Lancashire Legends, Traditions, Pageants, Sports, &c./Part 1/Rhodes and Pilkington Traditions


In Watson's MSS. the following traditionary story relating to the estate called Rhodes, in the manor of Pilkington, is preserved:—"Rhodes of Rhodes, having his estate, and it being land of inheritance, and lying within the manor of Pilkington, then belonging to Sir John [? Sir Thomas] Pilkington, the knight, desirous of purchasing the estate, applied to Rhodes; but he, being unwilling to part with it, refused to sell. The estate is of considerable length, and is bounded by the river Irwell for more than a mile, and at the extremity of the land stood a cowhouse, of which Rhodes made use as a shelter for young cattle during winter, but at other times it was disused. Into this building, it is said. Sir John ordered some of his own cattle to be put, and locked them up there, giving out that they were stolen, and a reward was offered accordingly. Some time passed before the cattle were found; at length, as had been concerted, some of Sir John's people found them in the above cowhouse; and proceedings in law were immediately commenced against Rhodes for this pretended robbery, against which Rhodes defended himself; but the fact of the cattle being locked up in his building being notorious, and the presumption of his being privy to, if not a principal in, the concealment, was evidence so strong against Rhodes, that he was obliged to come upon terms with Sir John, which caused the loss of his inheritance. Sir John afterwards forfeited the manor of Pilkington: this, in those days, was called a just judgment, and believed to have been inflicted upon him for the above treachery. The manor was given to the Derby family by the crown. The mansion-house was formerly encompassed by a moat, part of which still remains."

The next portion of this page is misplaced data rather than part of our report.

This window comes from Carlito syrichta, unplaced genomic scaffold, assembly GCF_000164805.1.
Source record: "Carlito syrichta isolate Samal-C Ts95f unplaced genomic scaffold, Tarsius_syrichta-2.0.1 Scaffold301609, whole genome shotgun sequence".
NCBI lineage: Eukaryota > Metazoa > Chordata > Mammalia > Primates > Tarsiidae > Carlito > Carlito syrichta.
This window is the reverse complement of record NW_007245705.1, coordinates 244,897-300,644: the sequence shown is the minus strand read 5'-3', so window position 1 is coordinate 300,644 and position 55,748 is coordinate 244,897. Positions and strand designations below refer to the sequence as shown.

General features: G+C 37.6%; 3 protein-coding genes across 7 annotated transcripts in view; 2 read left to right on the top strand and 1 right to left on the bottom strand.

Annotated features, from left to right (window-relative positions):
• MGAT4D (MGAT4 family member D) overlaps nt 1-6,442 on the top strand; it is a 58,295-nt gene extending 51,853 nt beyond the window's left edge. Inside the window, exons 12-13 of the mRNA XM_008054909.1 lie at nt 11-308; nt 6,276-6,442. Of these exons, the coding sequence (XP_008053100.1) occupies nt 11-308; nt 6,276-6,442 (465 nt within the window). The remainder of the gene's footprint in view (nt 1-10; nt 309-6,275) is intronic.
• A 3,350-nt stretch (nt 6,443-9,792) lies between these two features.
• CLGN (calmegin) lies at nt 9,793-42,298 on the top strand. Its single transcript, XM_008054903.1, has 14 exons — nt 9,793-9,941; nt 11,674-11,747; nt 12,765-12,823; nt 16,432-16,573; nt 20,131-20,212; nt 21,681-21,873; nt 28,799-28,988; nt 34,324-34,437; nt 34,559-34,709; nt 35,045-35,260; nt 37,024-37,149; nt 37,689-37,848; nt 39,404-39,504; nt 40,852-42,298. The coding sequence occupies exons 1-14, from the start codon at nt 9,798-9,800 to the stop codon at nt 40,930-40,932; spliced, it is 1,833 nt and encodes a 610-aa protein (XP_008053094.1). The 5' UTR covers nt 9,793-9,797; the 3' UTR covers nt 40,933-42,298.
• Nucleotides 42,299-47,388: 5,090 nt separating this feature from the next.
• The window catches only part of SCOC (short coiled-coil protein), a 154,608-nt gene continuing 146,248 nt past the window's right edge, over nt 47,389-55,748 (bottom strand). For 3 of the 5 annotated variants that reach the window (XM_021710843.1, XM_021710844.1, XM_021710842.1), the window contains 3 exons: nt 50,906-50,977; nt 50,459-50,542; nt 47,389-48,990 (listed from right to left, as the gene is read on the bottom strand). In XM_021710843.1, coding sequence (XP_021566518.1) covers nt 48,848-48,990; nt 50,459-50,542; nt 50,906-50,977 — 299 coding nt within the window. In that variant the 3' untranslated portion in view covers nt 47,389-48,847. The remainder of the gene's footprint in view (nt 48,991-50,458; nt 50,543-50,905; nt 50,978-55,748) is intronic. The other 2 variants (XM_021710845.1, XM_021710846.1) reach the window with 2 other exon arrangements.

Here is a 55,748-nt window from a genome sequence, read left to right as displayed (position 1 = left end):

The late Mr Thomas Barritt, the antiquary, gives the following very diflferent account of the matter:—"In Prestwich parish is a place called the Rhodes, where there is an old hall nearly surrounded with a moat. This appears to have been long ago the seat of some old family of note, but of what name I cannot learn. There is, however, a tradition in that neighbourhood that the first Earl of Derby had lands given him in Lancashire by his stepson, Henry VII., that belonged to gentry in this county; particularly in Broughton, Pilkington, Prestwich, Bury, and Chetham. The owners of these estates not taking the part of Henry, were by him outlawed, and were driven from their homes by the Earl of Derby. Amongst them was Sir John Chetham of Chetham, whose seat was at what is now called Peel, a little beyond Scotland Bridge, Manchester. His house was razed. Quere, whether the site of a Roman castrum at this place, mentioned by the Rev. John Whitaker, was not the old situation of Sir John Chetham's house? This land is now owned by the present Earl of Derby (1780), who likewise now owns one half of Rhodes estate, and one half of the old hall, which is now divided into two dwellings. On a chimneypiece in one of the parlours I observed the letters 'H.P.,' which recalled to memory that this house was once the residence of the Prestwich family of Prestwich, one of which family founded Prestwich church. All or great part of this estate was sold by the sequestrators in the time of the civil war in the reign of Charles I., and one half was bought by a Mr Fox, whose family hath lived there till very lately. But after the Restoration, Charles, Earl of Derby, son of that Earl who was beheaded at Bolton, laid claim to the share that Mr Fox had bought, who was determined to keep his purchase. The Earl, on finding this, had recourse to the following stratagem:—It was pretended that two oxen had been stolen from Knowsley; but they were privily conveyed one night into the shippon of Mr Fox. Persons were immediately dispatched all over the country in search of the beasts, which were found in the shippon of Mr Fox, who was seized on as the thief, and threatened with being sent to prison. Mr Fox, knowing his innocence, and that the charge was a juggle, was willing to go to prison; but the persons sent by the Earl, and instructed how to proceed, finding this, offered him the Earl's pardon on condition he would deliver up the land, which Mr Fox still refused, and persisted in going to prison. But when he had got a little distance from the house, his wife and children followed, and persuaded him to hearken to the terms proposed by the Earl's servants; who then offered him his release upon these terms,—that the Earl should receive again the estate, and Mr Fox still continue thereon, and become the Earl's tenant, and, on paying rent for the same, continue, he and his heirs, tenants for ever; which place they now enjoy."